The tepee method is a great method to use for cooking, this will ensure that you will have a fire that burns at a slow, consistent pace. This also allows you to separate the areas of your fire pit into two spots. One for your fire and an area for you to place a circle of rocks for cooking anything in a pot or pan. You will need logs that are about the same length and size, as well as some tinder to get the fire going. Take two logs and place into a V-shape in the pit that you want to start your fire. Place some tinder underneath, and then place your remaining logs in a circle around the tinder, making sure that the logs form a tepee shape. Place your grill rack across the top of the logs to ensure it is level or as even as possible, and the right height.
Next to this area, if you are going to cook using a pot or pan and do not have a rack to set over the fire, then some flat smooth stones in a circle next to the fire is a great thing to have. If you are going to cook with pans, you will place your stones, which should be about the size of a softball with flat tops. Place those in a circle with a good center where the coals can be placed. Place your pot on top of those rocks to make sure that it is level and not going to be tipped if too far over. Start your kindling on fire, as it burns, it will burn more evenly and at close to the same temperature. Glowing coals or embers are ideal for roasting, and you will want to move them into your circle of stones. This will require a long stick, and during the cooking process, you can move more over if needed.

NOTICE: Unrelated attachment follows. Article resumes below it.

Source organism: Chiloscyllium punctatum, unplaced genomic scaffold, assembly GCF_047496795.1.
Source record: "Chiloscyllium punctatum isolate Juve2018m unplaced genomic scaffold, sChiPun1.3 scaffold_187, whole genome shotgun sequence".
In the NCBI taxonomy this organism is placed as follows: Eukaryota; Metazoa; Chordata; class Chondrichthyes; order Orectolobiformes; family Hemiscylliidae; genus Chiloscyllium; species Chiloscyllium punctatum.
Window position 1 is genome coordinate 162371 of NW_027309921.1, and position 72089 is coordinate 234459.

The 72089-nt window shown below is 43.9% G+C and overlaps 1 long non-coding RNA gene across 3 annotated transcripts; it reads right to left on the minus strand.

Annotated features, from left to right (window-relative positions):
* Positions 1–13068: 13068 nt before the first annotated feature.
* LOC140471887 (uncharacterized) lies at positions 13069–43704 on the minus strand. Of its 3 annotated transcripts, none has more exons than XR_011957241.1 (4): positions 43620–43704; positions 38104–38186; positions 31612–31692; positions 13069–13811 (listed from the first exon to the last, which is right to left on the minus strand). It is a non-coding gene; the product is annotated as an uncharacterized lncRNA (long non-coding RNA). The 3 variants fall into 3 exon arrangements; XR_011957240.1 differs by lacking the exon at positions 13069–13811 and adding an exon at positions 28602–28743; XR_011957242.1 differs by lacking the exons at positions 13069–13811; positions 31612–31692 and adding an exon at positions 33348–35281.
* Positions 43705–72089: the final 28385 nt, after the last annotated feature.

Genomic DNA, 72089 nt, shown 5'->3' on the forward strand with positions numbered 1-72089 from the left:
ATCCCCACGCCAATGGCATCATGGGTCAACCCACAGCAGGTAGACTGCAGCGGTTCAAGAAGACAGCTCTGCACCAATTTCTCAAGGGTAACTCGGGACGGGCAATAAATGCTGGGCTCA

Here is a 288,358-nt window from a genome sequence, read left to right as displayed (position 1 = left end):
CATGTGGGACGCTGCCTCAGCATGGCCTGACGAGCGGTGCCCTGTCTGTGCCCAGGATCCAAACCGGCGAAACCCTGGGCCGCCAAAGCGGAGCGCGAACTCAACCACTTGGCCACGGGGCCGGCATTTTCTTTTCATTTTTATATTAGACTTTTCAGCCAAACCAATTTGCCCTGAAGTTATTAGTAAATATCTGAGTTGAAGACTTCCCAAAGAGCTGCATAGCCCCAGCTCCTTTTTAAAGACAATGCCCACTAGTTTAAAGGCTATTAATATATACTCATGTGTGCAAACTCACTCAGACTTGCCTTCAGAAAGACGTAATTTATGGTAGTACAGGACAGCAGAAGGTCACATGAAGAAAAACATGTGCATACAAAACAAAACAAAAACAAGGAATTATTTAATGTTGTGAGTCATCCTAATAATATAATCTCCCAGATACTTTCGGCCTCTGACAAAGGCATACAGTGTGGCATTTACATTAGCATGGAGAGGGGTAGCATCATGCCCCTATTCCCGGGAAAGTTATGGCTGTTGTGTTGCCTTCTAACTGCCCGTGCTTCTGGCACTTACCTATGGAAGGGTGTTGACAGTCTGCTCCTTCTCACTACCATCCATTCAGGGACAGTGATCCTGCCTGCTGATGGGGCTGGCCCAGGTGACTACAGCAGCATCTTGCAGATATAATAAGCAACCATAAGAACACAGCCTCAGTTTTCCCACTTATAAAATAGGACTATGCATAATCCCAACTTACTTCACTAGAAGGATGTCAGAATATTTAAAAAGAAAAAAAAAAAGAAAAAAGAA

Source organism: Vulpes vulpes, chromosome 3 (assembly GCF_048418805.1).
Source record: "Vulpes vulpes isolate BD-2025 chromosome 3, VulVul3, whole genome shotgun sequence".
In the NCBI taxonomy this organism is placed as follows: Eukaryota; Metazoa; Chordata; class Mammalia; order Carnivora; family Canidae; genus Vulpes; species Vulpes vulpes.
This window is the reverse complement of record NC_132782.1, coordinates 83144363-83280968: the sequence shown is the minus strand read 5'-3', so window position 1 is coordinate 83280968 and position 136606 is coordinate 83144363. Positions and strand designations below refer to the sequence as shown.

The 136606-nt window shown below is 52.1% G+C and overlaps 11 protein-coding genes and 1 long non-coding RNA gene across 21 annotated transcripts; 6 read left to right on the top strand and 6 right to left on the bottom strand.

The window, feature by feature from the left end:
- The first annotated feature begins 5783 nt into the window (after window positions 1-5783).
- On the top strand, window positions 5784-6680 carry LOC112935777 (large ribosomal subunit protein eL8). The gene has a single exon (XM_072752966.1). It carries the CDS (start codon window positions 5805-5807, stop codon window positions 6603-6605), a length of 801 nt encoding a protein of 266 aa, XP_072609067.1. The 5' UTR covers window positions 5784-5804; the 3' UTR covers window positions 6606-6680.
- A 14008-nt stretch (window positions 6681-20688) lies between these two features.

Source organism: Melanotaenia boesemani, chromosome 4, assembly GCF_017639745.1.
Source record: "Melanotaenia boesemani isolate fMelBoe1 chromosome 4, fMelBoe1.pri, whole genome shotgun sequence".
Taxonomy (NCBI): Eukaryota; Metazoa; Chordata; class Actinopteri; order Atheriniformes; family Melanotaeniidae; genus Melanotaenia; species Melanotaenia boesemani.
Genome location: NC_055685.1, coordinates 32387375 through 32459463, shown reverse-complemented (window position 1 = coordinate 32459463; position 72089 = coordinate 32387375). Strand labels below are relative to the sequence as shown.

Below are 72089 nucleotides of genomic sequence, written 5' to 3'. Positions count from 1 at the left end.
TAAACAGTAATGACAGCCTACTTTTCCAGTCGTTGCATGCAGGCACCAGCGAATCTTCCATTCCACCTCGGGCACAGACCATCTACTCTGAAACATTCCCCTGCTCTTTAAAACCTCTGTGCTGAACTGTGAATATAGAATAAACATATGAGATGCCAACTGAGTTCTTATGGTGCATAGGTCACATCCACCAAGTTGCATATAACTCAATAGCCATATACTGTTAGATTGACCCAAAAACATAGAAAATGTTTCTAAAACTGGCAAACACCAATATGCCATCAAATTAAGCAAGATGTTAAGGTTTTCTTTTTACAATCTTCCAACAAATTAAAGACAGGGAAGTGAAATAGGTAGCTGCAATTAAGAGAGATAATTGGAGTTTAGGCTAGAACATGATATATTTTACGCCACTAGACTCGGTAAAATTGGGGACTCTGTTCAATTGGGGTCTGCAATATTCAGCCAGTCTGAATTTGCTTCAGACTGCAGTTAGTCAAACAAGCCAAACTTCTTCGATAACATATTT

Most people build too big of a fire, and it is a rookie mistake that most do not even realize that they are doing. It will burn down quick and then you are left with coals that are too hot and no real direct flame to cook over. Later in the evening after your cooking is all done, you can add bigger and more pieces of wood to create a great bonfire.